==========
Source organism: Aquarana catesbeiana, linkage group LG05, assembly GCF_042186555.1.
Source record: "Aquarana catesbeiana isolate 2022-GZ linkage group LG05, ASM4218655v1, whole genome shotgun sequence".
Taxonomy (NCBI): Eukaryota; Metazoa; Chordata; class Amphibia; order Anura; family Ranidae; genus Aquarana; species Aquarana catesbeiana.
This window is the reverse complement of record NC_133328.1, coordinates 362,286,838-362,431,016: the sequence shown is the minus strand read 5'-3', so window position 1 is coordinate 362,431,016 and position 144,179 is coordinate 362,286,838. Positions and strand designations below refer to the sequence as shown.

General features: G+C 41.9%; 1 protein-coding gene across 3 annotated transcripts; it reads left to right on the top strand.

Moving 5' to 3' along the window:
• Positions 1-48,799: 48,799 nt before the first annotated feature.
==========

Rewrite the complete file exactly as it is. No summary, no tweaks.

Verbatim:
Source organism: Aquarana catesbeiana, linkage group LG05, assembly GCF_042186555.1.
Source record: "Aquarana catesbeiana isolate 2022-GZ linkage group LG05, ASM4218655v1, whole genome shotgun sequence".
Taxonomy (NCBI): Eukaryota; Metazoa; Chordata; class Amphibia; order Anura; family Ranidae; genus Aquarana; species Aquarana catesbeiana.
This window is the reverse complement of record NC_133328.1, coordinates 362,286,838-362,431,016: the sequence shown is the minus strand read 5'-3', so window position 1 is coordinate 362,431,016 and position 144,179 is coordinate 362,286,838. Positions and strand designations below refer to the sequence as shown.

General features: G+C 41.9%; 1 protein-coding gene across 3 annotated transcripts; it reads left to right on the top strand.

Moving 5' to 3' along the window:
• Positions 1-48,799: 48,799 nt before the first annotated feature.